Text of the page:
Ottoman beds are a great choice when selecting student furniture for university halls of residence. With a large storage area underneath the mattress which is accessed by lifting the frame, these types of beds offer students an out-of-sight place to store personal possessions. As there are no drawers or features that protrude, they do not take up additional valuable floor space.
Wardrobes are one of the largest items in a hall of residence bedroom and can be bulky if not designed well. Their tall build allows them to take up less footprint compared to a chest of drawers. Wardrobes can be separated into two sections to allow students space for both hanging clothes and folded garments. One side of the wardrobe may be a rail and the other a series of shelves, or alternatively a rail across the wardrobe with a deep drawer placed at the bottom for additional storage.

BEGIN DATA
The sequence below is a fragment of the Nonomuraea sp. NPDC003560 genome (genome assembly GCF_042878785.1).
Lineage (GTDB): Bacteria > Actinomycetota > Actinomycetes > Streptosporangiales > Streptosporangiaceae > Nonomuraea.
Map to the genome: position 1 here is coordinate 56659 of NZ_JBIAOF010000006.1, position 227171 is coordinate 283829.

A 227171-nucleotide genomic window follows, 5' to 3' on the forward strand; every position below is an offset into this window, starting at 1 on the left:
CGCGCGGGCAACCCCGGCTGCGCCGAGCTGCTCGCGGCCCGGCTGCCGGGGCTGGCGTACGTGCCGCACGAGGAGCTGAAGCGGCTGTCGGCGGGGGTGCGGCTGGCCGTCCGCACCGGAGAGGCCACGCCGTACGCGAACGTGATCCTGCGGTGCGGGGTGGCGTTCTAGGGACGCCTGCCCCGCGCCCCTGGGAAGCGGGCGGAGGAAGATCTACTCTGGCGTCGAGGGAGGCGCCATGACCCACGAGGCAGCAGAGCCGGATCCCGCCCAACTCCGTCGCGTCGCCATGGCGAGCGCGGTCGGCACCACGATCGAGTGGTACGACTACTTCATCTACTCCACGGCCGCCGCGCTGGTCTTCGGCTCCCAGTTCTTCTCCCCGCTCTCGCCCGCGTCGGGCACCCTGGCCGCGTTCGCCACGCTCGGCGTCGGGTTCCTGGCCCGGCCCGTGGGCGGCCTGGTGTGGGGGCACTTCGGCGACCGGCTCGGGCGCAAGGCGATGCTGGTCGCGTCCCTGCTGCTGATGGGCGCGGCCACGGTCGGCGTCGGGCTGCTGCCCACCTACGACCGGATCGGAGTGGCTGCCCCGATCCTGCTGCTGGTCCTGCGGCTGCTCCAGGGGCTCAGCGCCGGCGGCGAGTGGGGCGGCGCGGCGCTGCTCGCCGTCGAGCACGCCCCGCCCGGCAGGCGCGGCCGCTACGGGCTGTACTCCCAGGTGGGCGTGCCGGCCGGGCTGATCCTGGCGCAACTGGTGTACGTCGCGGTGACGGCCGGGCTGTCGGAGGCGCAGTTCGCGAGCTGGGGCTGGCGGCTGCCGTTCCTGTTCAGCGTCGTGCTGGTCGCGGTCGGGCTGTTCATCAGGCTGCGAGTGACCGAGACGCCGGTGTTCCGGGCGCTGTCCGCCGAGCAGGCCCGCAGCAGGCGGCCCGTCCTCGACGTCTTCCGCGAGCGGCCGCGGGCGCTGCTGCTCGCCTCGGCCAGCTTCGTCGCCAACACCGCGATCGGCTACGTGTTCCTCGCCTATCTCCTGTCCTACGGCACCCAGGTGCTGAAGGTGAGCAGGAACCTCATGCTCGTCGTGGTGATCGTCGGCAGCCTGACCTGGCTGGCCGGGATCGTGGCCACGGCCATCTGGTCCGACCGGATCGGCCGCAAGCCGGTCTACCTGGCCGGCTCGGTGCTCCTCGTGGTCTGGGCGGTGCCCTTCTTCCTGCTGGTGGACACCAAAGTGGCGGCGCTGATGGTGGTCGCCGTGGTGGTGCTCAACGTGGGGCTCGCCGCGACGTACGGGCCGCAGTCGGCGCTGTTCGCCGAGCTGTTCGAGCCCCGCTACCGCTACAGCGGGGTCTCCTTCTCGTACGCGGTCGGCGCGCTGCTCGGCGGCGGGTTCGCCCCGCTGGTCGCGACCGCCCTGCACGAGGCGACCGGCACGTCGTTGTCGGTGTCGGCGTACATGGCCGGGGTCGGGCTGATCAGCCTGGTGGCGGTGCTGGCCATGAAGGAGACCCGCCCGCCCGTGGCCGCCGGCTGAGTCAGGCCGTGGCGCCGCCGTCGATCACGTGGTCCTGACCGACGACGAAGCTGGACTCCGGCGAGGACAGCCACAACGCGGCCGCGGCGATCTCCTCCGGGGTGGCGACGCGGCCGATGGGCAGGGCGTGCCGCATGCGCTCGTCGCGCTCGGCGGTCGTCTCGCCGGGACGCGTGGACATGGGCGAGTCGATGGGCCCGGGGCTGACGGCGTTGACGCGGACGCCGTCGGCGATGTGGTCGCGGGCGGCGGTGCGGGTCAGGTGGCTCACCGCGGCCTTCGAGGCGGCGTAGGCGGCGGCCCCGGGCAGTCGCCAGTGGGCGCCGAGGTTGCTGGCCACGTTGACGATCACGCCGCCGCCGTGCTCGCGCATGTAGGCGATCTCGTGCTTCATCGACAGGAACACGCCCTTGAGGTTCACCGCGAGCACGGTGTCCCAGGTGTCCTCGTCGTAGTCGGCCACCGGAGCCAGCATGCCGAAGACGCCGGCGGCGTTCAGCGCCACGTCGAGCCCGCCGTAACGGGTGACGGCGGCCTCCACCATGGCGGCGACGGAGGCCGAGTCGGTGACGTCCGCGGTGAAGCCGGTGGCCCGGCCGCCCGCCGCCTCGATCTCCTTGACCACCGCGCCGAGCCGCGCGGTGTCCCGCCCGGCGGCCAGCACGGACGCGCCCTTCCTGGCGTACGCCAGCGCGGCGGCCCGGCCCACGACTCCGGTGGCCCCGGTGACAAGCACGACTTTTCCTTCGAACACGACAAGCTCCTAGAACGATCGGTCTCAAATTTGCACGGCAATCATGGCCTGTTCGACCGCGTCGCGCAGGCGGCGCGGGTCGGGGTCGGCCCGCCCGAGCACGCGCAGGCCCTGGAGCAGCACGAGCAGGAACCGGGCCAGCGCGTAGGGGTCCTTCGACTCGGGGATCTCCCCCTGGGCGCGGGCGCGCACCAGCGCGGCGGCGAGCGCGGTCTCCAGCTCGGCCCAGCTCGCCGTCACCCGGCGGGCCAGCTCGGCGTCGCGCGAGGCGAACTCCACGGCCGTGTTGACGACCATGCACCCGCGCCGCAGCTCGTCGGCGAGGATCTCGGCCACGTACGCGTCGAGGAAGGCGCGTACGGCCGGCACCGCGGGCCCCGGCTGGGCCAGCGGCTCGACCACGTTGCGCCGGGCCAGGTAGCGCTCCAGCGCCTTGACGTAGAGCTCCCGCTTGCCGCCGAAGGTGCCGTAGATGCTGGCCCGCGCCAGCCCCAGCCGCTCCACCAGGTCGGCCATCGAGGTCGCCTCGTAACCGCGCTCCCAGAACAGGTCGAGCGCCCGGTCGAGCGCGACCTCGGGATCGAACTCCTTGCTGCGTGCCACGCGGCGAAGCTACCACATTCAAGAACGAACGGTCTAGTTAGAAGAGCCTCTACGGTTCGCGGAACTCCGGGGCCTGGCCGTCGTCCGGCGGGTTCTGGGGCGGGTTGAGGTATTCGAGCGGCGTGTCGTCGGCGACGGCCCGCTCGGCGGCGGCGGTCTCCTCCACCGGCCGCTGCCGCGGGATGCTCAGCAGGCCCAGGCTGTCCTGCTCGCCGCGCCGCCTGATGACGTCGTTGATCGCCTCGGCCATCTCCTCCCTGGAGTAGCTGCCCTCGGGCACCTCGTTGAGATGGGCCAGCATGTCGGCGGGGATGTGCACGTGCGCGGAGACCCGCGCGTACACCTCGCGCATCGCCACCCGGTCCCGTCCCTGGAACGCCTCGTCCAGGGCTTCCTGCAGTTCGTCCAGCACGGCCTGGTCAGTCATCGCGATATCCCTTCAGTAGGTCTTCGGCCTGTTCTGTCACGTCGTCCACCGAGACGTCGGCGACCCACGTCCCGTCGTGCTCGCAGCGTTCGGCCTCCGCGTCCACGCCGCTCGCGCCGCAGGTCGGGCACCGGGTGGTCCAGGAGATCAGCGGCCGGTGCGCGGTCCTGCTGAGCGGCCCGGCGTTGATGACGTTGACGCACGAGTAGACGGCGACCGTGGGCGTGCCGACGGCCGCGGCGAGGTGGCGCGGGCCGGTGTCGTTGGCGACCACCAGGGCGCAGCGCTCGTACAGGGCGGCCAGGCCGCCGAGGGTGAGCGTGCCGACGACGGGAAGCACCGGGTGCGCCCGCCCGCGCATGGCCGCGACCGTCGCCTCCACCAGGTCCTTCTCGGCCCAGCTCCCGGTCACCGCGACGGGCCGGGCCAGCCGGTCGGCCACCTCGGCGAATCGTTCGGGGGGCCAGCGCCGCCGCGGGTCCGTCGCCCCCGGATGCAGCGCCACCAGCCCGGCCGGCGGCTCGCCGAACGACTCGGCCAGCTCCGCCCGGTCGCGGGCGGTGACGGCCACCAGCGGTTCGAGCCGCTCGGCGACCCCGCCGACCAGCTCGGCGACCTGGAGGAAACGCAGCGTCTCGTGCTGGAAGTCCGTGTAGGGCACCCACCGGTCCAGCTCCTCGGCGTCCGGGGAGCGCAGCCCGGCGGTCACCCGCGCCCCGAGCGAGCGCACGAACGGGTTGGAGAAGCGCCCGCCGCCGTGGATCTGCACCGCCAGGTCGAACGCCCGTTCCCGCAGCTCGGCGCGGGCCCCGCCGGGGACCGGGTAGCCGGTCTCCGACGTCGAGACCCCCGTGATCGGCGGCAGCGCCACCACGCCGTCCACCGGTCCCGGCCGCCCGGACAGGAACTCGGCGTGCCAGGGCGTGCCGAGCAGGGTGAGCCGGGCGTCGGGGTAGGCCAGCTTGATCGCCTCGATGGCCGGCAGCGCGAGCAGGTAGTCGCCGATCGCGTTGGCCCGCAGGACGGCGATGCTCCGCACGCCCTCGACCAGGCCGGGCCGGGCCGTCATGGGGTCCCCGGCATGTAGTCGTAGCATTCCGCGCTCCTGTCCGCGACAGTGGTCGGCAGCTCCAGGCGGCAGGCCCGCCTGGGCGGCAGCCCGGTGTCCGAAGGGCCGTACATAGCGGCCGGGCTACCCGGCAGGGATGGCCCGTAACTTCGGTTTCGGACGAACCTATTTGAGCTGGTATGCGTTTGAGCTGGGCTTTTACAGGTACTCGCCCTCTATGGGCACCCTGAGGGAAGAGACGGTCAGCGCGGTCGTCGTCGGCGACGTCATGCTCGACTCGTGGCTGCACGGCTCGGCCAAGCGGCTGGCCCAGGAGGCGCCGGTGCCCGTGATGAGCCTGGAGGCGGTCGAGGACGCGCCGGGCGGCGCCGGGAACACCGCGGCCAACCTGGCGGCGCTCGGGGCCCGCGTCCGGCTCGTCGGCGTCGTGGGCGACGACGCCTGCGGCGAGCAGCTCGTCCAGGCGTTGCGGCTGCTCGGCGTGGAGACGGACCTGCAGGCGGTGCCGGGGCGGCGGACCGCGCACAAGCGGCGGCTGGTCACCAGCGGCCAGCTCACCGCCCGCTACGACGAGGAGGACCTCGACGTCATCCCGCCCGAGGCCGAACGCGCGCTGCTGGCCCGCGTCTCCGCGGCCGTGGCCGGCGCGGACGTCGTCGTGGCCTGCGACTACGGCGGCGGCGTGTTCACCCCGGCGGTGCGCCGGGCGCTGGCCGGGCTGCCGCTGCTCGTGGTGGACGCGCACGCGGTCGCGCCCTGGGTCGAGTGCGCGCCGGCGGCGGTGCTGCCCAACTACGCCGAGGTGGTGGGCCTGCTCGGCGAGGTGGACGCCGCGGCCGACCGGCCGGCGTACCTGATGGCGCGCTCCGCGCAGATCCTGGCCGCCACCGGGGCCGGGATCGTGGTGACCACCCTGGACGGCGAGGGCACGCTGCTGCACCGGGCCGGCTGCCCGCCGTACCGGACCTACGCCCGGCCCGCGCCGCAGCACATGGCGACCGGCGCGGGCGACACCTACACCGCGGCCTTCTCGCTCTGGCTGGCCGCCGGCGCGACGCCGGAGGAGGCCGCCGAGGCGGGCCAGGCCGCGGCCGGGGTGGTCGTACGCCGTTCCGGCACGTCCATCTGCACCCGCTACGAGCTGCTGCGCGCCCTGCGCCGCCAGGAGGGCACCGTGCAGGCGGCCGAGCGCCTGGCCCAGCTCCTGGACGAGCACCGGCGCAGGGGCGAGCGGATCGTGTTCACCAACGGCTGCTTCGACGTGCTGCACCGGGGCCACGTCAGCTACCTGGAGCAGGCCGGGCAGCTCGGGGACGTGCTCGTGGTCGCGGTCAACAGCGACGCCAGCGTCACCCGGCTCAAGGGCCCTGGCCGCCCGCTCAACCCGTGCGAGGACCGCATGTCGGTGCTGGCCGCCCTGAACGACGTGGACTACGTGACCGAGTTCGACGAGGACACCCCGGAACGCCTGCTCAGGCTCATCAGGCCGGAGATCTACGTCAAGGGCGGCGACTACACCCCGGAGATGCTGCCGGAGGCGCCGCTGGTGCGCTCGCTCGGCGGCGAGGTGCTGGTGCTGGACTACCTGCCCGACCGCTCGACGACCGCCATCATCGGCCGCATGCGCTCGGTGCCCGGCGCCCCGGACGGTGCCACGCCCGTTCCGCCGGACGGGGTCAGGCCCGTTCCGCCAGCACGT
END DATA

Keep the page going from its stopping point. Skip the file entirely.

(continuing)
Domestic and international students will bring pieces of bulky luggage with them and once it’s unpacked they will need space to store at least one suitcase. You can design a wardrobe with a top box that accommodates this which will keep the suitcase out of sight if the building does not have a separate luggage room for students.
When planning the layout of the student’s bedroom, it should be taken into consideration that hinged wardrobe doors take up floor space when opened. If there is a large enough footprint to the room this might not pose any problem, but if the room is challengingly small, an alternative option would be to design furniture with sliding doors on robust contract quality runners.
Another space saving idea is to place a full-length mirror on the wardrobe door or side panel itself. This means there is no need to use wall space for a wall-mounted mirror. A full-length mirror could also be put on the back of the bedroom door along with hooks for more hanging options.
Another possibility is to just have one door on the wardrobe that slides between either section. This enables the student to see into the wardrobe and reduces the cost for the operator.